To wit: abstraction and representation are parts of a singularity. Like the back of the hand versus the palm of the hand (a model I love to truck out in presentations to art audiences), abstraction (the back of the hand like a bitch slap: "WAKE UP!") and representation (the caressing palm of family) are two sides of a larger reality: PAINTING.

My favorite Joan Didion quote:
"We tell ourselves stories in order to live... we look for the sermon in the suicide, for the social or moral lesson in the murder of five. We interpret what we see, select the most workable of the multiple choices. We live entirely, especially if we are writers, by the imposition of the narrative line upon disparate images, by the "ideas" with which we have learned to freeze the shifting phantasmagoria which is our actual experience." (from "The White Album")

Where does this lead us and what relevance does this have for your questions? Your experience, your insight, your epiphanies are critical, primary. And the entirety of the art-academic-historical is secondary. This doesn't mean it is lesser, but that the legacy of the chatter should serve your curiosity rather than form it. It should reinforce it, it can strengthen it by questioning it, it can widen it with other arenas for experience.

When I taught, I would tell my students that I was the serpent in the garden. They were the first people, innocent and ignorant of their nakedness in their bliss. I was there to give them the apple of knowledge, to facilitate their fall from grace. For it is only after they have assimilated this knowledge and have fought for years to reclaim their innocence, to recapture their grace, can they claim to achieve a status as creative agents. This is the struggle. It is good that you are reading widely. Take big bites out of the apple.

One of my last architecture studios was taught under the regime of a department chair who was new and wanted to remake the school according to the legacy of a theoretically hip school nearby. He paired me up with the theory teacher, and the mandate was to import ideas from the new canon and verify the installation with architectural designs that conformed to them. This made my skin crawl. My ideal is opposite. Every student has a unique perspective, a singular consciousness. As a teacher, the task is to shine the gems. As an artist (and too for young architects), our duty is to realize one's affinities and make them vivid to others. The entirely of the history of philosophy, aesthetics, art and everything else must serve this curiosity.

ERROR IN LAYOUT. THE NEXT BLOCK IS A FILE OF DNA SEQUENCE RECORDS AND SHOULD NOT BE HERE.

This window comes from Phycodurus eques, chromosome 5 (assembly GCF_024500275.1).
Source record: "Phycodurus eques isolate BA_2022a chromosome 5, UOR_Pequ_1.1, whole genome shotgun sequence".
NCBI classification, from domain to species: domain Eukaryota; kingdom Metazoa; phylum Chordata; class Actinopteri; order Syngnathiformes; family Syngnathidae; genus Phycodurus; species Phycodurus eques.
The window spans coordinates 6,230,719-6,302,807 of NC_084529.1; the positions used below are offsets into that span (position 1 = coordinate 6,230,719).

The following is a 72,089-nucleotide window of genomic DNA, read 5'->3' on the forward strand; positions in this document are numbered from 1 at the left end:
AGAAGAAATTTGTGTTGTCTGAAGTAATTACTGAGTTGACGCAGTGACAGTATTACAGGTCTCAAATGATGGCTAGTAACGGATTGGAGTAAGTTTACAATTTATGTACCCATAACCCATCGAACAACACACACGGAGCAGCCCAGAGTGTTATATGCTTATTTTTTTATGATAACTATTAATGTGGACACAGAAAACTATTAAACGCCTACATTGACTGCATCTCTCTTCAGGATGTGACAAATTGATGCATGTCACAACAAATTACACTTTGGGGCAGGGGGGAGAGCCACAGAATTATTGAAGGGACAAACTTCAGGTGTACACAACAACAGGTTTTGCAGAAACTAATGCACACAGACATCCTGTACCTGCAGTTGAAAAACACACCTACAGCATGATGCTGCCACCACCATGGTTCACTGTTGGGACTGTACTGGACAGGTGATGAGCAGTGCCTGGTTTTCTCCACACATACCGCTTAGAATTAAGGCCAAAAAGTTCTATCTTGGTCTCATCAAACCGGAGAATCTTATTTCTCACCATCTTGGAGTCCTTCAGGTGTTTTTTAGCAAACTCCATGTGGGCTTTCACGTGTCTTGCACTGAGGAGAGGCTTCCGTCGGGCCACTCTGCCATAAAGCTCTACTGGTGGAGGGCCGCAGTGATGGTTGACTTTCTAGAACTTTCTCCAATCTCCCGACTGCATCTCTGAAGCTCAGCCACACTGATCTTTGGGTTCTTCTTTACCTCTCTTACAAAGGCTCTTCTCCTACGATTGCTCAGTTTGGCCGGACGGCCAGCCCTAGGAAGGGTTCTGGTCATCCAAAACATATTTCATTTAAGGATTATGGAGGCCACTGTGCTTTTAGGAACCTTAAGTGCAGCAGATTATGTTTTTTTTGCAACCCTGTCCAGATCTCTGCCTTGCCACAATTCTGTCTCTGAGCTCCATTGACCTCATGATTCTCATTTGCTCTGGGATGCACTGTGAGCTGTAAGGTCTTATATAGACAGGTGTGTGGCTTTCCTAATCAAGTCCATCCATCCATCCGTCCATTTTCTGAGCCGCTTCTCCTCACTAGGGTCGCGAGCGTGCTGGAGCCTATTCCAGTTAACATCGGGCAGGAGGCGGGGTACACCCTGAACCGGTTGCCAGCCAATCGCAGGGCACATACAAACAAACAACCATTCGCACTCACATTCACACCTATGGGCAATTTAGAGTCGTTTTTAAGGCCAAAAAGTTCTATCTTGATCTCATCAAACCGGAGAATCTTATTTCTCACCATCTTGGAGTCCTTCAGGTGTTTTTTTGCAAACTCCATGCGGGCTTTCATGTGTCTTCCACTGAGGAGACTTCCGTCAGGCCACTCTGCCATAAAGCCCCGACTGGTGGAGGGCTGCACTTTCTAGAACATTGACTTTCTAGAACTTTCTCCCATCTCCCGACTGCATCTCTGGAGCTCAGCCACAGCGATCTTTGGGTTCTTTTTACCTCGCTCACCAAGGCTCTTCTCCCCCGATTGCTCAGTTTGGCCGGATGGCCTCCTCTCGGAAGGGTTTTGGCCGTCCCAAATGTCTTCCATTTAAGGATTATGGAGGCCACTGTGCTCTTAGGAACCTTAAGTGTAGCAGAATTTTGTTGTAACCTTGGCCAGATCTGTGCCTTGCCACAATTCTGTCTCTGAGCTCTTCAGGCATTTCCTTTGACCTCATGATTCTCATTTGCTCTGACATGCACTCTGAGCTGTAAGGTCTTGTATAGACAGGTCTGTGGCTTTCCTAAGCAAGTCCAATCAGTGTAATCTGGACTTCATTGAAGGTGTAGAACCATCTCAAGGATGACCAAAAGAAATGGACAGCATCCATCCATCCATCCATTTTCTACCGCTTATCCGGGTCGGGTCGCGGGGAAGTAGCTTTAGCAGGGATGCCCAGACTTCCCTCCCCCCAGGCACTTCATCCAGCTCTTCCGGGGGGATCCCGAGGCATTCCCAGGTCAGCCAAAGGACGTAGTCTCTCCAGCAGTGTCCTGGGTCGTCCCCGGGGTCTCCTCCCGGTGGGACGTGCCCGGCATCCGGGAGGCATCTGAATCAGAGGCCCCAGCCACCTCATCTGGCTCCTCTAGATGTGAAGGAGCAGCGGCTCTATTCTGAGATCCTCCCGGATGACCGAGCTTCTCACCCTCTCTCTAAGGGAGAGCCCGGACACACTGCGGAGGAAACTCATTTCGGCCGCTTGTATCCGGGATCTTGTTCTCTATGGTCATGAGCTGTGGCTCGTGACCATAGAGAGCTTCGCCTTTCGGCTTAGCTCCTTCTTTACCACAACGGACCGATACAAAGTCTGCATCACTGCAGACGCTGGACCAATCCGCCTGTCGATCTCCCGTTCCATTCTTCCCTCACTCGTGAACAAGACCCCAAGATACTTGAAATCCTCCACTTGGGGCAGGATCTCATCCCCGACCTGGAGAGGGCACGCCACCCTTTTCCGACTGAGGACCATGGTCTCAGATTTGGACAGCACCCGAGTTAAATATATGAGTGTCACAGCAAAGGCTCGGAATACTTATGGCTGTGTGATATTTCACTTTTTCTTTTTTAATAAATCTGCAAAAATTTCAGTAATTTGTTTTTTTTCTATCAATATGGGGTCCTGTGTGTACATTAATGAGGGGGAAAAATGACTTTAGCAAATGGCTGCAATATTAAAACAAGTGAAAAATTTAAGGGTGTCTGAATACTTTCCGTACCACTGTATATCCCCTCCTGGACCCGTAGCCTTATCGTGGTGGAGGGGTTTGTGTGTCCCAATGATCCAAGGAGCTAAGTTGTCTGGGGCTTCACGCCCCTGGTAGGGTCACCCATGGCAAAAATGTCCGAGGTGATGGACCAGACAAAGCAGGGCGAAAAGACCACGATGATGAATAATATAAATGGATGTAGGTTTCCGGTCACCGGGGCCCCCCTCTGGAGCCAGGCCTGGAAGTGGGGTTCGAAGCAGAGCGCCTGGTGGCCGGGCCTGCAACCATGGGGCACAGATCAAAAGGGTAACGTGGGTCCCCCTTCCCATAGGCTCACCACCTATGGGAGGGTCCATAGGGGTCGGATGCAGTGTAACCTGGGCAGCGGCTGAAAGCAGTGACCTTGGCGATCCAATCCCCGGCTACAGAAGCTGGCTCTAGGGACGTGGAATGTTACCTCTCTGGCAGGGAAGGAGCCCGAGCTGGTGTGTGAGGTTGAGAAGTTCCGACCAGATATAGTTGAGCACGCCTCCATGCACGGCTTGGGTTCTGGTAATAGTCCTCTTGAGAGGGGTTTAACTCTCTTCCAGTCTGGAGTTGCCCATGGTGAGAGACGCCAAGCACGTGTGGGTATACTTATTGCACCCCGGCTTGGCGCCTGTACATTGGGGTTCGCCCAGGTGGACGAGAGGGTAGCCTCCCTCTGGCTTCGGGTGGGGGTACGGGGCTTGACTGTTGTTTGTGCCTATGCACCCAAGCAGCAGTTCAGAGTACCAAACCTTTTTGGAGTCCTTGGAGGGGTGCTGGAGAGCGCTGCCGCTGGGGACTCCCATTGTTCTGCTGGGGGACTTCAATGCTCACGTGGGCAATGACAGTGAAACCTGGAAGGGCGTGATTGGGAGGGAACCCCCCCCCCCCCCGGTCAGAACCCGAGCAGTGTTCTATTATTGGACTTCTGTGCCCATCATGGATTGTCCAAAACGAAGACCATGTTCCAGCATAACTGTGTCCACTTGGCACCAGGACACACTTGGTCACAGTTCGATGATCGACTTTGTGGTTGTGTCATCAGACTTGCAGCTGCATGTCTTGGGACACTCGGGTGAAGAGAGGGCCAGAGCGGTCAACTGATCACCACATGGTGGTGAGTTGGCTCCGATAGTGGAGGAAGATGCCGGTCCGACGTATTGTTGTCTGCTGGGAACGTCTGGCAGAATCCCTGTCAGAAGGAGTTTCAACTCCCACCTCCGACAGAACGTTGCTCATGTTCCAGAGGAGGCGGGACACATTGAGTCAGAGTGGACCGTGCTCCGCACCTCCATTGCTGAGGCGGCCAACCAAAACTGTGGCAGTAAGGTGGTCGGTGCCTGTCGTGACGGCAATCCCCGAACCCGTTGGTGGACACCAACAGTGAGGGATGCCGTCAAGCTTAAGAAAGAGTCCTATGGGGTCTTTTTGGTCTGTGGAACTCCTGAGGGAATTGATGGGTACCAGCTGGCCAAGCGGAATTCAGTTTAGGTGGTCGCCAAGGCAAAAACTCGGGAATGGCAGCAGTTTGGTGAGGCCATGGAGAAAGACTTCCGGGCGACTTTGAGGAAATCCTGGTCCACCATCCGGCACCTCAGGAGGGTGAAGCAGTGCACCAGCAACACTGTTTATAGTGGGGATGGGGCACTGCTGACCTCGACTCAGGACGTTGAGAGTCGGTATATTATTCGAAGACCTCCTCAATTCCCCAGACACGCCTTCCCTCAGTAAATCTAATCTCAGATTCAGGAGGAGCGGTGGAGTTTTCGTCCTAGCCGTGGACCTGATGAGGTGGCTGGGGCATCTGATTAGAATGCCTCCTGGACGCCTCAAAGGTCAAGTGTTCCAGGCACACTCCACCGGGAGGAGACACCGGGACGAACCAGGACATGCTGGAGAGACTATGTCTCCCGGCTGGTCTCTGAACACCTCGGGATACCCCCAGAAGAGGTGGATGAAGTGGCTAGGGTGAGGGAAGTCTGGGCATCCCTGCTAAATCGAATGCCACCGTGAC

Here is your question: what are you curious about?


Posted by Dennis at September 16, 2003 4:33 PM

1 Comment


?Here is your question: what are you curious about??


I am a year late on this one (I just recently discovered your site...which rocks by the way), but I liked your thoughts on abstraction and wanted to throw in my two cents.

I always felt that Magritte pretty much ended the representation vs. abstract debate with ?Ceci n?est pas une pipe.? For me, what I am curious about is in what way abstraction can move forward and be a vehicle to create meaning out of the intense visual environment of today.

I think there is a distinction from the Western tradition of abstraction (Greensberg) where it was all about form vs content, where beauty and the decorative were considered superfluous and a distraction (womanish?) to be avoided like the plague in the name of some high art platonic ideal versus the European tradition, which held form and content as two sides of the same coin. The problem is that all the PO-MO critiques on modernist abstraction were based on the Greenbergian version, so for years, abstraction was tainted buy a kind of guilt by association. Fortunately, I think the terrain has transformed quite a bit over the last 10 years or so and opened everything up.

What I like about your stuff, and it is an idea I am interested in in my work, is that there is an integration of the formal and conceptual in a seamless way. I always think about it in terms of high modernist architecture, which also stripped away the decorative for an elegant formal purity vs Guadi who at the same time as this movement was reaching it?s apex, was doing these crazy buildings where the decorative elements actually was the structure. What a wonderful and open model for painting eh? I think Gaudi points the way for abstraction today, at least for me. Factura instead of facture?

If you get a chance, check out my show at the William Turner Gallery, Sept. 18, 2004.


Arron Sturgeon

Leave a comment